the shareholders of the company have made an official decision to distribute x EUR as dividends.
A company is not obliged to distribute dividends, even if the company have an option to do it (see 1a). It’s up to the shareholders of the company to decide how much (out of the maximum amount) to distribute as dividends, if any. The maximum amount is limited to the sum in 1a, but the minimum is 0. And the shareholders’ decision (see 1b) determines the actual sum to be distributed.
Even if the shareholders of the company have made the decision to distribute dividends of x EUR, they can choose when the company will actually make the payments to the shareholders – The shareholders’ decision does not trigger automatic payments from the company’s account to the shareholders. And if (a part of) the sum allocated is not paid out in 3 years, it will not be lost but technically will be transferred back to the retained earnings in the company’s balance sheet, so it could be distributed as dividends again in future.
From our earlier example, in March 2018 the shareholders decide to distribute €5 000 (out of the €9 000 maximum amount). Out of €5 000, €1 000 is paid out in April 2018, €1 500 in October 2018, and the final €2 500 is not paid out at all, which means in 3 years €2 500 will be reclassified as retained earnings of the company (subject to dividend payments in future).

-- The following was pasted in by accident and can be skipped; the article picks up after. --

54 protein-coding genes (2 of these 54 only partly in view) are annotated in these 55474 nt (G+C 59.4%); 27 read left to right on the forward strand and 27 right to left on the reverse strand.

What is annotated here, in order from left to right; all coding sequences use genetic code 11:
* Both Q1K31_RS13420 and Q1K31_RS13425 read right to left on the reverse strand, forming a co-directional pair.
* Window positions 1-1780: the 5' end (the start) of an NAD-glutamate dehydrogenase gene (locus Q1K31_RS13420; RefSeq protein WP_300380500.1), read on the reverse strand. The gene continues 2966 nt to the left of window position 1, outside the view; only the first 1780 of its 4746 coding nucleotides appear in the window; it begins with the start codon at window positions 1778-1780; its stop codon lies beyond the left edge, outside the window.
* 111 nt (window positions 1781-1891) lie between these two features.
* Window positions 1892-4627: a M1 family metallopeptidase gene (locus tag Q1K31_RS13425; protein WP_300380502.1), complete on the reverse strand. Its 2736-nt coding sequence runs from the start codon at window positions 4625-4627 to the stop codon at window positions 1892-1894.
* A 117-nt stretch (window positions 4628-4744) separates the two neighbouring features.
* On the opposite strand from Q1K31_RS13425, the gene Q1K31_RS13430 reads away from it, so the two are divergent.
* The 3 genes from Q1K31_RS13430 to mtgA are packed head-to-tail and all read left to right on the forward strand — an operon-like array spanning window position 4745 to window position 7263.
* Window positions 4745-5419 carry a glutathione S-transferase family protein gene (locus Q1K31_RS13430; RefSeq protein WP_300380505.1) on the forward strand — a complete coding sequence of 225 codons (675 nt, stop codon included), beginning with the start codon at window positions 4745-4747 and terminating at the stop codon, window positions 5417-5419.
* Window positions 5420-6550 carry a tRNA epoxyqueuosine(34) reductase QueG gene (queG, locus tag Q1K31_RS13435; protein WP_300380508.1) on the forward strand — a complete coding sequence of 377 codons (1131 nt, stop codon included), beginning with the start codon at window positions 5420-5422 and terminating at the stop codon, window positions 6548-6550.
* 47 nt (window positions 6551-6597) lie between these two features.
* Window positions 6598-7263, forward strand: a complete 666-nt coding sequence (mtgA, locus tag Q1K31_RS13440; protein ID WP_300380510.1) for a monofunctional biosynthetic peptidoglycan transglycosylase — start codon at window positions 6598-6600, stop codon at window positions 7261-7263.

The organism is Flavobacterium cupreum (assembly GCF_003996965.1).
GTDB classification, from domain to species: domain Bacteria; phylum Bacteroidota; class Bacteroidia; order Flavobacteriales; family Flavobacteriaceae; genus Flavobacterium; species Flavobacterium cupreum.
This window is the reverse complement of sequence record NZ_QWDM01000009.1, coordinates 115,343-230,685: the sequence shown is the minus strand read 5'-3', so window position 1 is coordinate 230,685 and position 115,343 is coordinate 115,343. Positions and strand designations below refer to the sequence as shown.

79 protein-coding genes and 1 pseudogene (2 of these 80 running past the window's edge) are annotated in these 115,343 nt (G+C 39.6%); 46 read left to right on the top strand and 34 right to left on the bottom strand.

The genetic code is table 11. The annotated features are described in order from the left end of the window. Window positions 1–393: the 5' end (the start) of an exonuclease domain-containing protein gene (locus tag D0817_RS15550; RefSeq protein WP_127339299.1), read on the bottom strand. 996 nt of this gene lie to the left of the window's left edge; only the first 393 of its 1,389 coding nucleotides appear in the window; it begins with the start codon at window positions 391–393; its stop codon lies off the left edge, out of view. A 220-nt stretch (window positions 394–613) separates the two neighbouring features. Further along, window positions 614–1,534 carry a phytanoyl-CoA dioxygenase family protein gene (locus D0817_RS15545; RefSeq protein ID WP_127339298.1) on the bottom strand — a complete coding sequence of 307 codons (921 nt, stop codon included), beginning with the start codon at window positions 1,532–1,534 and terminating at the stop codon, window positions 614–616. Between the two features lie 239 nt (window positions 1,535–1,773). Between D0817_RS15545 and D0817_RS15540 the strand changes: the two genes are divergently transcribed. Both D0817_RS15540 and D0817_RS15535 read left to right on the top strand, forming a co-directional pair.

The corporate income tax on the distributed profit is paid in Estonia based on the actual dividend payments (point 3), not the “decided” payments (1b). For example, if the shareholders decide to distribute €5 000 in March, but pay out only €1 000 in April, only €1 000 is reported to the Estonian Tax authorities, and the corporate income tax of 20/80 (€250 in this case) has to be paid to the Estonian Tax authorities in May (the next month).
By default the shareholders’ decision about the distribution of dividends (see 1b) is declared in the annual report, once per year. And by default the decision is “not to pay any dividends this time”. Now, there are 2 options:
If the shareholders can, and plan to, pay dividends within the current year (based on the previous year’s results), they usually declare the sum in the same decision which is attached to the annual report (instead of “not to pay in dividends”, they declare “plan to pay x EUR as dividends”). In that case the formal part is done, and they can choose if and when they actually make the payments (see 3) without any formal procedures (except the tax reporting). It makes sense to go this way if the plan to pay out dividends is reasonably certain, and the shareholders have a decent understanding of how much they’d like to pay in total. If the sum declared is more then the actual payments, nothing serious happens (see 3). If the sum declared is less than the actual amount needed for payments, see the next option.